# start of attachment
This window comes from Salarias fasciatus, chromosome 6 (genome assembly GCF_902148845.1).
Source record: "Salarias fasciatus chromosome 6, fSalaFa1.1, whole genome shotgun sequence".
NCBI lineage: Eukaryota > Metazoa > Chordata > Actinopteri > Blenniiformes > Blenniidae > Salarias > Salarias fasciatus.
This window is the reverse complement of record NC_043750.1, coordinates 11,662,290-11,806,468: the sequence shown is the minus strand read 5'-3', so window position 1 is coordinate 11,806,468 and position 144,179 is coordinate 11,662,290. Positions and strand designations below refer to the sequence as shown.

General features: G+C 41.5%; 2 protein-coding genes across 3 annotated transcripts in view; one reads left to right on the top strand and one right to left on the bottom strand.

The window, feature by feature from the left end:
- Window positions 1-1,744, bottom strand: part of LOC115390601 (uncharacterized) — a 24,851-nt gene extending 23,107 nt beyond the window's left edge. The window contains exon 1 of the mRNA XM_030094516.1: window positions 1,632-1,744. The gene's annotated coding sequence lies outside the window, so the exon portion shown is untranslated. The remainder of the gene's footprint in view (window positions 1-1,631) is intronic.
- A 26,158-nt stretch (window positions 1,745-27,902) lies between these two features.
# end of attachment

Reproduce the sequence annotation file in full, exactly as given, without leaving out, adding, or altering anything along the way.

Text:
This window comes from Salarias fasciatus, chromosome 6 (genome assembly GCF_902148845.1).
Source record: "Salarias fasciatus chromosome 6, fSalaFa1.1, whole genome shotgun sequence".
NCBI lineage: Eukaryota > Metazoa > Chordata > Actinopteri > Blenniiformes > Blenniidae > Salarias > Salarias fasciatus.
This window is the reverse complement of record NC_043750.1, coordinates 11,662,290-11,806,468: the sequence shown is the minus strand read 5'-3', so window position 1 is coordinate 11,806,468 and position 144,179 is coordinate 11,662,290. Positions and strand designations below refer to the sequence as shown.

General features: G+C 41.5%; 2 protein-coding genes across 3 annotated transcripts in view; one reads left to right on the top strand and one right to left on the bottom strand.

The window, feature by feature from the left end:
- Window positions 1-1,744, bottom strand: part of LOC115390601 (uncharacterized) — a 24,851-nt gene extending 23,107 nt beyond the window's left edge. The window contains exon 1 of the mRNA XM_030094516.1: window positions 1,632-1,744. The gene's annotated coding sequence lies outside the window, so the exon portion shown is untranslated. The remainder of the gene's footprint in view (window positions 1-1,631) is intronic.
- A 26,158-nt stretch (window positions 1,745-27,902) lies between these two features.